Fuel Pump Information

There are two main types of fuel pumps: electric and mechanical and each can be rated by pressure and by volume. This page will discuss the differences and selection criteria needed to select the proper fuel pump for your application.

Mechanical Fuel Pumps - The mechanical fuel pumps are driven typically by a lobe on the camshaft. They are mounted on the side of the engine and have a lever that mates with a rod that connects to a lobe on the camshaft.

They are pull type pumps where they pull the fuel from the tank. That's why they are mounted at the front of the vehicle next to the engine. Typically, they are used with carburators and maybe some throttle body injection. Most modern vehicles do not use mechanical fuel pumps.

Electric Fuel Pumps - Electric fuel pumps are powered by the 12 volts of the electrical system. They are considered to be more efficient than a mechanical pump - they use less energy than a mechanical pump.

They are push type pumps and work best when they are pushing fuel. They are typically located at the fuel tank end of the vehicle or in the fuel tank. They are typically used with fuel injection and can be used with carburators. If you have an older mechanical type fuel pump, you can add an electric fuel pump at the gas tank to help deliver the fuel.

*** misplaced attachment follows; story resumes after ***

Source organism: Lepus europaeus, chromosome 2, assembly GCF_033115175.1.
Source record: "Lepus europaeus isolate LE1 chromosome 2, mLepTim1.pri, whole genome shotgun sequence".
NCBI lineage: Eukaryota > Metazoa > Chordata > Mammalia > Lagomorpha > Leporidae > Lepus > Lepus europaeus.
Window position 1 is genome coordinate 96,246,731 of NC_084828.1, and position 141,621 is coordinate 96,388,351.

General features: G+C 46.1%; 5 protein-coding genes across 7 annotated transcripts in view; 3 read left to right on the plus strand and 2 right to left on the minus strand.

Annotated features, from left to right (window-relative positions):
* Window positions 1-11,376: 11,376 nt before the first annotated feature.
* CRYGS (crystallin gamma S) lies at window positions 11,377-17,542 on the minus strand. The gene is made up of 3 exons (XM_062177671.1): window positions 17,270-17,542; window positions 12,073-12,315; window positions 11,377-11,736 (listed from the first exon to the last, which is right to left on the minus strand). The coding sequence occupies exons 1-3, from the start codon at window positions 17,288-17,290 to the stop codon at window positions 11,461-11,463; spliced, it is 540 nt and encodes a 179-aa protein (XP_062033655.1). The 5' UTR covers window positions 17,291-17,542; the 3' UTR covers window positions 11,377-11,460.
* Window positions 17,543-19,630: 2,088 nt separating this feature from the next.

Low Pressure Fuel Pumps - Low pressure fuel pumps provide fuel pressure in the range of 5-12 psi of fuel pressure. They are used with carburators (5-7 psi) and throttle body fuel injection (10-12 psi). Carburators have a fuel bowl that holds a small amount of fuel that is regulated by the carburator while driving. The fuel level and pressure is critical for proper operation.

The fuel level in the fuel bowl is controlled by the float mechanism. If you use a high pressure fuel pump with a carburator, the float will not be able to regulate the level and the carburator will be flooded with fuel - not a good thing! Typically, mechanical fuel pumps are low pressure pumps - but that is not always the case.

High Pressure Fuel Pumps - High pressure fuel pumps provide fuel pressure in the range of 40 - 60 psi. They are used with sequential electronic fuel injection. The fuel injectors require high pressure to work properly.

Most often they are electric fuel pumps and are located in the gas tank. There are some mechanical high pressure pumps that are located at the engine but they are not common.

A fuel injector is rated in lb/hr of fuel at a specific pressure. If you increase the fuel pressure, the fuel injector will appear to be a slightly larger injector and flow more fuel. Here's some details on fuel pressure vs. injector size. You can control the fuel pressure by using an adjustable fuel regulator.

Volume - Volume is fuel pump rating that spec's the amount of fuel flowing at a given psi. This is an important rating that is determined by your engine requirements. It is typically rated in litres/hour (even though pressure is in psi -Imperial!).

A monster engine like a 440 cid (7.2L) Mopar will need lots of volume of fuel flowing at the same psi compared to a 1.5L Honda engine.

The fuel pump must be spec'd to provide the needed fuel volume or else the engine will have fuel starvation at the higher rpm when the fuel is needed. Fuel starvation creates a lean mixture which can raise combustion temperatures and burn valves and pistons.

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Copyright April 2011 Eugene Blanchard